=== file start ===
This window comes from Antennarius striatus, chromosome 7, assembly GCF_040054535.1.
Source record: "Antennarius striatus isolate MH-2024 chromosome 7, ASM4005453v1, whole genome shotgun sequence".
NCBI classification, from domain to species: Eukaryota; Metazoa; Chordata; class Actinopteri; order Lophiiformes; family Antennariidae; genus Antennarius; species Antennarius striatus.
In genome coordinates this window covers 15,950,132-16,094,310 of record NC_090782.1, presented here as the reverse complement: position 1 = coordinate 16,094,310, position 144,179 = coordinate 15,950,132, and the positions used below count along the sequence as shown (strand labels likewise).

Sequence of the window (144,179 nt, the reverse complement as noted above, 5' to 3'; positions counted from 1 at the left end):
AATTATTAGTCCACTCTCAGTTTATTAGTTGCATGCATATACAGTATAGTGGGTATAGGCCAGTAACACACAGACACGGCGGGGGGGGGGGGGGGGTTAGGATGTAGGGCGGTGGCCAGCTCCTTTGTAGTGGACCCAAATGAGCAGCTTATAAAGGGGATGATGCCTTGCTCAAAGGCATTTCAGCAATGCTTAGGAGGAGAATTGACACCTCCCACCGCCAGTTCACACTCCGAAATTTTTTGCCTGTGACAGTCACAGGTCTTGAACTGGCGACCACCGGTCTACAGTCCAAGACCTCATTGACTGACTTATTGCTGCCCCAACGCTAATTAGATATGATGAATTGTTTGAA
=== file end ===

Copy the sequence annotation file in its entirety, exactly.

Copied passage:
This window comes from Antennarius striatus, chromosome 7, assembly GCF_040054535.1.
Source record: "Antennarius striatus isolate MH-2024 chromosome 7, ASM4005453v1, whole genome shotgun sequence".
NCBI classification, from domain to species: Eukaryota; Metazoa; Chordata; class Actinopteri; order Lophiiformes; family Antennariidae; genus Antennarius; species Antennarius striatus.
In genome coordinates this window covers 15,950,132-16,094,310 of record NC_090782.1, presented here as the reverse complement: position 1 = coordinate 16,094,310, position 144,179 = coordinate 15,950,132, and the positions used below count along the sequence as shown (strand labels likewise).

Sequence of the window (144,179 nt, the reverse complement as noted above, 5' to 3'; positions counted from 1 at the left end):
AATTATTAGTCCACTCTCAGTTTATTAGTTGCATGCATATACAGTATAGTGGGTATAGGCCAGTAACACACAGACACGGCGGGGGGGGGGGGGGGGTTAGGATGTAGGGCGGTGGCCAGCTCCTTTGTAGTGGACCCAAATGAGCAGCTTATAAAGGGGATGATGCCTTGCTCAAAGGCATTTCAGCAATGCTTAGGAGGAGAATTGACACCTCCCACCGCCAGTTCACACTCCGAAATTTTTTGCCTGTGACAGTCACAGGTCTTGAACTGGCGACCACCGGTCTACAGTCCAAGACCTCATTGACTGACTTATTGCTGCCCCAACGCTAATTAGATATGATGAATTGTTTGAA